Flying Can Be a Financial Sinkhole

Airplane MoneyThere use to be a time, if you’re old enough to remember, when the total cost of a flight was in the ticket price.  Now, it seems that the airline and airport companies are trying to increase profits every way possible, which means bad news for consumers.

If you’ve ever thought about it, the total cost of a round-trip flight is considerably higher than just the ticket price.  With all of the add-on expenditures that an airline can charge for these days, every flyer needs to make sure they carry a little extra cash in their pocket when traveling.  Let’s take a look at how much a full flight can really cost, from start to finish.

Coach class round-trip ticket – $230

I just checked Travelocity.com and found a round-trip ticket, leaving Miami May 5th and arriving in New York May 12th for $230 on Continental Airlines.  On the surface, a pretty impressive find, but you and I both know there’s a lot more to it.

Two Bags and Bag Boy Tip – $110 ($55 Each Way)

Depending on the airline you fly, you will probably be charged for your first bag and most definitely for your second.  According to current rates, it would appear that Southwest Airlines is the only domestic airline that does not charge for either your first or second bag.  JetBlue is kind enough to allow for one free bag, but after that, it gets pricey.

For me, Continental charges $20 for your first bag and $30 for your second bag.  If I’m unlucky and find that my bag is overweight or too big according to their standards, I might be staring another $100+ fee in the face.  If you decide to use the curbside check-in instead of waiting in the long line inside, be prepared to tip your bag handler.  :)

Airport Gift Shops and Restaurants – $40 ($20 Each Way)

If you’re a good airline traveler, then you arrive at the airport well in advance to avoid missing your flight.  This also means that you have a lot of time on your hands when you’re waiting to board your plane.  You may be tempted to buy a bag of chips or sit down for a quick burger, but do your best to avoid these eats, as you’re paying a high premium for convenience.  Bring a snack with you if you think you might get hungry, but make sure it’s not liquid!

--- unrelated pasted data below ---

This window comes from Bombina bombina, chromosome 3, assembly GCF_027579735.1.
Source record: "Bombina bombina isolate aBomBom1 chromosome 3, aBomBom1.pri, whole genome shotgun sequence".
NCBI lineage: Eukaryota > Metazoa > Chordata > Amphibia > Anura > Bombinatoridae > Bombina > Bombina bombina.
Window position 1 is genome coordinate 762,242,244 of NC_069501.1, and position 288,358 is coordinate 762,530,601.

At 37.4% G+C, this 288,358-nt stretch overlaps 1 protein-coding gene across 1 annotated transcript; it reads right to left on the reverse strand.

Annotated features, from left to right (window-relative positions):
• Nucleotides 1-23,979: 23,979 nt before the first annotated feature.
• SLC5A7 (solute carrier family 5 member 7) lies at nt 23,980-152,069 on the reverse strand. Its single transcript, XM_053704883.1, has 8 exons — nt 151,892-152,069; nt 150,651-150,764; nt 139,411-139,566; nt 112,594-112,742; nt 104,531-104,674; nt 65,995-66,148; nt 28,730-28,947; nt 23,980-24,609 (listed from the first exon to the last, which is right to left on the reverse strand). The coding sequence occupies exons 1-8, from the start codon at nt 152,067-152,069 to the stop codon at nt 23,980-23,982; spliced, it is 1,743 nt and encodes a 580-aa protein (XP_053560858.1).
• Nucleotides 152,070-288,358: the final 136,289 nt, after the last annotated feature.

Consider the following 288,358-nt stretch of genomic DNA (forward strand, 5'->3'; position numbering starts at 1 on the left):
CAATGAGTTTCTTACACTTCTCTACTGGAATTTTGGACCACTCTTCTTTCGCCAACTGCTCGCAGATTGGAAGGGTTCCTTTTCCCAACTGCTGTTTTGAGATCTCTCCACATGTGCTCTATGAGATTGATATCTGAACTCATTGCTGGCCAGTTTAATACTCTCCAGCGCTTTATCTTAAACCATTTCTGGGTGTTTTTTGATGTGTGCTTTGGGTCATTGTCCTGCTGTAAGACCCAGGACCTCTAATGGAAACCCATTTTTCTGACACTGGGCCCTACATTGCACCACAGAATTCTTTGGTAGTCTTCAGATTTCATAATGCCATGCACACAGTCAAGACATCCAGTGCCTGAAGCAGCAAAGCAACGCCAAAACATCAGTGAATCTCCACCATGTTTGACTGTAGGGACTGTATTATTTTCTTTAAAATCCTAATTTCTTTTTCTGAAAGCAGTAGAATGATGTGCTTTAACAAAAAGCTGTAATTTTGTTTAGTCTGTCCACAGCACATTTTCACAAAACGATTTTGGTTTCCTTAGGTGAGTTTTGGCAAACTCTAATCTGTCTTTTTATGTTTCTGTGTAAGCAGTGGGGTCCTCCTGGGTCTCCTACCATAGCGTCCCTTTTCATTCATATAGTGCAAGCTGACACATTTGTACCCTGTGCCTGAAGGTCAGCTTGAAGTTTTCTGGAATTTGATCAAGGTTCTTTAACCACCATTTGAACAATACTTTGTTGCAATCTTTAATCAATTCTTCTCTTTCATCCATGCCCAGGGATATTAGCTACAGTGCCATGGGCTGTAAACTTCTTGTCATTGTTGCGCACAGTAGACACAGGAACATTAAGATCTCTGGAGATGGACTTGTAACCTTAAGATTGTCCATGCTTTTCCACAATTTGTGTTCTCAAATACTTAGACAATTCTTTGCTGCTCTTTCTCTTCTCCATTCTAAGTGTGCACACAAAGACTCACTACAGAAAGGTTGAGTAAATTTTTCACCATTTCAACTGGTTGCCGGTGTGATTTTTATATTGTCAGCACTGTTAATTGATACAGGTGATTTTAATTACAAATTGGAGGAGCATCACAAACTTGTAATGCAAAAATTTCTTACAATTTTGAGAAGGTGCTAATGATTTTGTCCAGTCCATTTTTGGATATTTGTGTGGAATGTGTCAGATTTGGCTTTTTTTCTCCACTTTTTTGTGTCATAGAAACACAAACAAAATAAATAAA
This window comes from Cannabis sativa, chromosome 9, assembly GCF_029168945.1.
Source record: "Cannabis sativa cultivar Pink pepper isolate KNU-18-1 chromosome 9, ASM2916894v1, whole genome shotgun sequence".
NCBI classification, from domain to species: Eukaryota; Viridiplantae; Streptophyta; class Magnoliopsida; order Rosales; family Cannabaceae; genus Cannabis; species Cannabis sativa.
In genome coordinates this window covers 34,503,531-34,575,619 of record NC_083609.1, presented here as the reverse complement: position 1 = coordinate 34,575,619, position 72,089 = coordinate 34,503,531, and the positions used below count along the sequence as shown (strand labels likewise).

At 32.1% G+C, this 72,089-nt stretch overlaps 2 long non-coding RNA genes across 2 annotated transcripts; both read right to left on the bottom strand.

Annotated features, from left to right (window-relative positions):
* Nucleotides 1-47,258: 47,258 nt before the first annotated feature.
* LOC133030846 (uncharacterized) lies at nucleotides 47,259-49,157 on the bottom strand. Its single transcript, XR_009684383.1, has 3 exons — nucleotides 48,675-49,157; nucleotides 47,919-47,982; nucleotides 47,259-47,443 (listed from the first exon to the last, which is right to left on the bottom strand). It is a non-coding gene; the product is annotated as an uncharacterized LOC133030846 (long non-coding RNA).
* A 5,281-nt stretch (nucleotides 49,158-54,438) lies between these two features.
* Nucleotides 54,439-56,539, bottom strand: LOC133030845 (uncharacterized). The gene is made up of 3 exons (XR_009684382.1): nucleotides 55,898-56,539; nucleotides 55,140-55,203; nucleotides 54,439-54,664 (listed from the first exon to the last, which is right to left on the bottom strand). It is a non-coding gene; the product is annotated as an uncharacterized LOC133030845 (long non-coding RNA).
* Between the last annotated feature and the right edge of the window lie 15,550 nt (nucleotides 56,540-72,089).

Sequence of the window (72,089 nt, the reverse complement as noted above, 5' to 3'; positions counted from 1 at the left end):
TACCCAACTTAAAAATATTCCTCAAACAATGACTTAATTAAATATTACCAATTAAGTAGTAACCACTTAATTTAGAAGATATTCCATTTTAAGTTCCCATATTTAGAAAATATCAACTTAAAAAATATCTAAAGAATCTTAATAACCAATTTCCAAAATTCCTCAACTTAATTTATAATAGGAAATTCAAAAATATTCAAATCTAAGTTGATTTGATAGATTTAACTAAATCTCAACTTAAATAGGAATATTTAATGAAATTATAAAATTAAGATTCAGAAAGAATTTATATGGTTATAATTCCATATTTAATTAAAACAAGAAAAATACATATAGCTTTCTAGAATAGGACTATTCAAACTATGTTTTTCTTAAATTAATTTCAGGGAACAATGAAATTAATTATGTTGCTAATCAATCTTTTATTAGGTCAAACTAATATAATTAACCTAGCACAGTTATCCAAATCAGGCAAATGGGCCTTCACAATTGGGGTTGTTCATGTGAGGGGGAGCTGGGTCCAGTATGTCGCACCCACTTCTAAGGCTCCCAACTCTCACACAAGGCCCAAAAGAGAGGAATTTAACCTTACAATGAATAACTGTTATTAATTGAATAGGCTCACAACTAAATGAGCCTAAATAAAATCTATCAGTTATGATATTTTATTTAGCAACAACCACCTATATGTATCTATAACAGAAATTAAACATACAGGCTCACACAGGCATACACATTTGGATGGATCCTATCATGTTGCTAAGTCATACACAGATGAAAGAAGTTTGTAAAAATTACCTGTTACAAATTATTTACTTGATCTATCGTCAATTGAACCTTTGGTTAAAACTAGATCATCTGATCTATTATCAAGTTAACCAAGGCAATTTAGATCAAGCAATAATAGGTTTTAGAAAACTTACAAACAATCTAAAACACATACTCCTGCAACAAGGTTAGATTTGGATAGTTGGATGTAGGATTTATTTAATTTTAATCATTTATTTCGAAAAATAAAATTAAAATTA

In Flight Entertainment – $16 ($8 Each Way)

I was absolutely shocked to learn that Continental was charging $2 for a headset and $6 to watch the in-flight entertainment.  I had always been accustomed to a PG rated film to occupy my flying time, however, those days seem to be long gone.  Again, depending on your airline, you may still be able to watch a movie for free, however, you can expect everyone to eventually charge a fee for it.  Jet Blue steps up to the plate again, offering each person free TV service, so they appear to be the airline of choice.

In Flight Food and Alcoholic Beverage – $20 ($10 Each Way)

If you are flying across country and you’re airliner does not offer an inflight meal, you might shell out for the one they are offering for a fee.  A small sandwich and dessert can run you over $10, and if you add alcohol to the list, you’re closer to $20.  If you’re a big spender and decide to buy their “snack pack,” then you better make sure to have a big limit on your credit card.

Transportation From and To the Airport – $100/Taxi – $100/Park your Car - $0/Free ride

If you have friends or family that can bring you to and from the airport, then you save yourself a great deal of cash.  Calling for taxi’s or parking your car at the airport while you are away are expensive and unnecessary if you plan a proper trip, however, sometimes it’s your only option.

So, let’s add these all up and see how much a true round trip flight can cost if you decide to buy a couple of things here or there:

  • Ticket – $230
  • Baggage – $110
  • Airport Time – $40
  • In Flight Entertainment – $16
  • In Flight Food – $20
  • Transportation To and From the Airport – $100

TOTAL COST – $516.00.  Certainly not the $230 good deal you thought you snagged a few months before your flight.  With all things considered though, most of the above costs can be avoided if you think ahead and avoid temptation.  Just like any investment or financial decision in your life, a flight needs to be well planned to avoid losing hard earned cash.

Published or Updated: March 15, 2013

Comments

  1. Ron says:

    I agree. I have to travel quite a lot with my job and have grown to loathe flying, If it takes less than 8 hours, I prefer to drive.

    A few other costs: some airports are stuck in 1995 and charge a wifi fee. Now that you’re at the airport 3 hours early with nothing to do (unless you brought a book or have an air card), plan to pony up. Also, there’s a better than even chance your flight will be delayed and after having to get there three hours early to go through the pseudo-security scans means flying costs even more. My time is worth a lot to me and my company, but the airports and airlines don’t really see it that way.

    I’m just waiting to see if someone will sue the airlines for their deep vein thrombosis problem from being cramped in a seat designed for a 9 year old child.

    No, flying isn’t what it used to be. Today it’s a pain in the neck.

  2. Flying costs so much money when it is all said and done. That is why you have to get your work to pay for it. If you can do that it is worth it. Even with frequent flyer miles it still adds up to too much sometimes.

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